Lena Dunham Defends Kesha: Dr. Luke's Efforts to Halt Her Career Is "Domestic Abuse"

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Lena Dunham

"What's happening to Kesha highlights the way that the American legal system continues to hurt women by failing to protect them from the men they identify as their abusers," the 'Girls' creator wrote in Tuesday's Lenny Letter.

Lena Dunham is standing with Kesha, who alleges that Dr. Luke drugged and raped her a decade ago and has committed ongoing abuse.

The Girls creator and star showed her support in Tuesday's edition of Lenny Letter, her online newsletter with Girls co-showrunner Jenni Konner.  

In an essay titled "Why Kesha's Case Is About More Than Kesha," Dunham wrote of how she was sick with "a special brand of nausea" while reading the news of the singer's recently denied injunction that would have allow her to record outside of Dr. Luke's purview. The judge said it's not reasonable to "decimate a contract that was heavily negotiated."

"I think this seems like a pretty reasonable request," Dunham reflected after recapping the case's events. "While the allegations of sexual assault and emotional abuse cannot be proven definitively, I think Kesha's words speak for themselves: 'I know I cannot work with Dr. Luke. I physically cannot. I don't feel safe in any way.' "

"Sony could make this go away. But instead the company has chosen to engage in a protracted legal battle to protect Gottwald's stake in Kesha's future," she continued. "They are minimizing what Kesha says regarding how Gottwald's continued involvement in her career would affect her physical well-being and psychological safety.... Guess what else is heavily negotiated? The human contract that says we will not hurt one another physically and emotionally. In fact, it's so obvious that we usually don't add it to our corporate documents."

Dunham argued that though Kesha's case touches on many issues, "what's happening to Kesha highlights the way that the American legal system continues to hurt women by failing to protect them from the men they identify as their abusers." Additionally, Dr. Luke's potential "efforts to bury her subsequent albums, preventing her from publicizing and therefore profiting from her work" is a kind of control that "is a cornerstone of domestic abuse.... When a woman is not in control of her financial destiny, either because her partner is the primary breadwinner or because he makes financial decisions for the entire family, her world is made minuscule. Her resources evaporate. Fear dominates."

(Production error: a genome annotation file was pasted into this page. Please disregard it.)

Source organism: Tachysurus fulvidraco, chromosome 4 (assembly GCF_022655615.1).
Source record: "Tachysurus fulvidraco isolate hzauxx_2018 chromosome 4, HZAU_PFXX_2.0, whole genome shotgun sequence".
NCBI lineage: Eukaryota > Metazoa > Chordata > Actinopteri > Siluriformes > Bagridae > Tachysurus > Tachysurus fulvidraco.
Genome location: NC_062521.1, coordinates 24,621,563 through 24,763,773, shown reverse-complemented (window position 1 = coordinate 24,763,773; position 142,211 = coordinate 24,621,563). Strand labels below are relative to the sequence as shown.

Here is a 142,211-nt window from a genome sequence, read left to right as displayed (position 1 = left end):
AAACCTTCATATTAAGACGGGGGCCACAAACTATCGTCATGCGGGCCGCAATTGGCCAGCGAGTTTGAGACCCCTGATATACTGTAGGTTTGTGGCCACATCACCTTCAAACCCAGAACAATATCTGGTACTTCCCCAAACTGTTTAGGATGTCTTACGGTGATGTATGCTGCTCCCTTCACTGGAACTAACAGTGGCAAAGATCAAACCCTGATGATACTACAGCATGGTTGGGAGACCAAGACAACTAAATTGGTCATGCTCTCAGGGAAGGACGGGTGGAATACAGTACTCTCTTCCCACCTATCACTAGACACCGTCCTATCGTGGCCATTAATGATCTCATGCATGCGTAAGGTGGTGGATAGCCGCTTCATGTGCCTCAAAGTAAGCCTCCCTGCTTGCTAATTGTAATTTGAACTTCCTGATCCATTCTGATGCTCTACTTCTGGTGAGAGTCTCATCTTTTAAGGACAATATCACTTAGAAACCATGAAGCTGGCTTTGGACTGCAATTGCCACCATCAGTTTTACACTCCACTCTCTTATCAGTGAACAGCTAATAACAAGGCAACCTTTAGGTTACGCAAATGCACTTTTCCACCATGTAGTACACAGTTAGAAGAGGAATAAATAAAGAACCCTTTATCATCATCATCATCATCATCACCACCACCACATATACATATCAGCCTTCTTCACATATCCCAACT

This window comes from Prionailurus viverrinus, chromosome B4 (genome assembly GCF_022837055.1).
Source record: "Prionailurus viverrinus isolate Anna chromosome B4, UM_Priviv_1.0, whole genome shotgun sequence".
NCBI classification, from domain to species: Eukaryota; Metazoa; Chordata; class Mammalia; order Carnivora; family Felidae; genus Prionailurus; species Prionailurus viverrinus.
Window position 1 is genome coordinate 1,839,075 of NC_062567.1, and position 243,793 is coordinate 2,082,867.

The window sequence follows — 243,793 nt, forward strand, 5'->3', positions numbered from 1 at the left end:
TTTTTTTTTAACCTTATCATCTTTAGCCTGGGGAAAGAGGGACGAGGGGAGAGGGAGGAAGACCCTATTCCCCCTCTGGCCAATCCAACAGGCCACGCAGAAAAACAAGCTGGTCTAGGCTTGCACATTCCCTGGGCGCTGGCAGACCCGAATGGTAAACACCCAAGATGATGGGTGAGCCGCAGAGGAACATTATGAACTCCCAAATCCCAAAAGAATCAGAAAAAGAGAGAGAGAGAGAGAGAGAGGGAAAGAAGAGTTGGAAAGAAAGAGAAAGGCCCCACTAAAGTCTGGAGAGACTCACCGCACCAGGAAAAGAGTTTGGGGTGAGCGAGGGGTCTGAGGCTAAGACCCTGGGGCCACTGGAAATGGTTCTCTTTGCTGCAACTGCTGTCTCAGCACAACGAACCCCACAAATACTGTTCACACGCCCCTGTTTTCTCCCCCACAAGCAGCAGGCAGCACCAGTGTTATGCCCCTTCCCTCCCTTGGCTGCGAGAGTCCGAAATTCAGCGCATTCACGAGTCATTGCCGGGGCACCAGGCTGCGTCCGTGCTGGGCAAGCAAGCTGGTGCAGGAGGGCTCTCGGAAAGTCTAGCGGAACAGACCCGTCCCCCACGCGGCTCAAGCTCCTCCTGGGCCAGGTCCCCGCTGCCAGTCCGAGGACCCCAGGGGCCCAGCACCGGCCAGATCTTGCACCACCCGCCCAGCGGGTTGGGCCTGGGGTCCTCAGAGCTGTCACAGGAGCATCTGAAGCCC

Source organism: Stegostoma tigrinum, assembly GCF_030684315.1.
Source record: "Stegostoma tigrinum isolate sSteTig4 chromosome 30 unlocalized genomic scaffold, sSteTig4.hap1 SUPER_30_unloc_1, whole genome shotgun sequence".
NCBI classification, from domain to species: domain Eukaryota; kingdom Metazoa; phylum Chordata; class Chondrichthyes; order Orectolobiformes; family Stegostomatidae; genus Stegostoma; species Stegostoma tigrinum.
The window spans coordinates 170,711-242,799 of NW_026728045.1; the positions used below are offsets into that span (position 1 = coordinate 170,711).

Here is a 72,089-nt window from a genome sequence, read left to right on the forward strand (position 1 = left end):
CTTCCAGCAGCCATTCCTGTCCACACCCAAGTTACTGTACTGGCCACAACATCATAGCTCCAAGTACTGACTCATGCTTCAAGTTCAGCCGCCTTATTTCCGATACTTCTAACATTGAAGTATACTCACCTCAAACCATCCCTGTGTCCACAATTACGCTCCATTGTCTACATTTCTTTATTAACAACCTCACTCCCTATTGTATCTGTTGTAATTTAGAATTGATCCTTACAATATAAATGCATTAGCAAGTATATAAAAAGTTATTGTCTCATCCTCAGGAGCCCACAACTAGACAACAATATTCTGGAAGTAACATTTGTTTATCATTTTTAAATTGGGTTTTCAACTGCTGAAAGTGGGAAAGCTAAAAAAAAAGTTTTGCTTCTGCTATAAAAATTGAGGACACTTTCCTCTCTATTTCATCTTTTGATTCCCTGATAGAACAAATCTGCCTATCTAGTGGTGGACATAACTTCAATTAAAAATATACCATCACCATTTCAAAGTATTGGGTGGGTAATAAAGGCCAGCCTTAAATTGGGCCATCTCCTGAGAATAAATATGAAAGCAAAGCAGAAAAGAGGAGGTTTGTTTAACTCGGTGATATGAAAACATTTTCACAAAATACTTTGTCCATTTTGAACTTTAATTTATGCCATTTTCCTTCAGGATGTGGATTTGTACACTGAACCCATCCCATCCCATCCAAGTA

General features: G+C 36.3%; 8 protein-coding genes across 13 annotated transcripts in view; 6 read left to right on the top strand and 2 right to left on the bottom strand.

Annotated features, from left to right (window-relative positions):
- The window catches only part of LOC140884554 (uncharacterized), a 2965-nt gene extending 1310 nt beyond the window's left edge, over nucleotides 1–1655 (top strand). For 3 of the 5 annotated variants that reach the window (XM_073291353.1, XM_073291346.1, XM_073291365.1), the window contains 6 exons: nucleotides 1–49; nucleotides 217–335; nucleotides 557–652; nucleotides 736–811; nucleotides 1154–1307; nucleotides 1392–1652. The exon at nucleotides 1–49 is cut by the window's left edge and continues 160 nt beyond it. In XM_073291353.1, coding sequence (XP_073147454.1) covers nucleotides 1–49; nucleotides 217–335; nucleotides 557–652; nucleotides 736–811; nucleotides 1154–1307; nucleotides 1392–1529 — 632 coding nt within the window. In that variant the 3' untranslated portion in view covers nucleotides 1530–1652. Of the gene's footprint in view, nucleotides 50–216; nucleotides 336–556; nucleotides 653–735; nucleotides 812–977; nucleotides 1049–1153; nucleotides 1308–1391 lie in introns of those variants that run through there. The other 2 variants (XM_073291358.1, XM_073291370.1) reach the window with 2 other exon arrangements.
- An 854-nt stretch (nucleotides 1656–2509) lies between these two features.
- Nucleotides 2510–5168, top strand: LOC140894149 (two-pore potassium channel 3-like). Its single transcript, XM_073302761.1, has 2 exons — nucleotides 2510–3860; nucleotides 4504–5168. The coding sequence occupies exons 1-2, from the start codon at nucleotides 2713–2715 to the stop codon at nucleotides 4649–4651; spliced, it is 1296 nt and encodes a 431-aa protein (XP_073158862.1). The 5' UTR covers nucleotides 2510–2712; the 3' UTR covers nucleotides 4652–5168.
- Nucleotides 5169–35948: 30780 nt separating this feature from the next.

"What man, what company endeavors to keep a woman saddled with someone who she says has caused her years of trauma, shame, and fear?" she added. "Fighting this fight publicly and in the legal system has already changed the course and tenor of her career forever. The lack of perspective on the part of Sony — the inability to look at the worth of a woman's platinum records versus the worth of her soul being intact — is horrifying."

Dunham ended the essay with hope, thankful that women like Taylor Swift and Demi Lovato are making their support for Kesha known. "We are not scared anymore of losing what we worked for, of being branded hysterical or difficult, of being targeted and silenced by men in power. The women in the music industry speaking out for Kesha are proof. And their words will reverberate, inspiring the young women watching them for clues about the good life to speak up too. Soon, no one will accept shame and fear as the status quo. And so, while Kesha is indefinitely silenced, her voice has never been louder."

Read the full essay at Lenny Letter.

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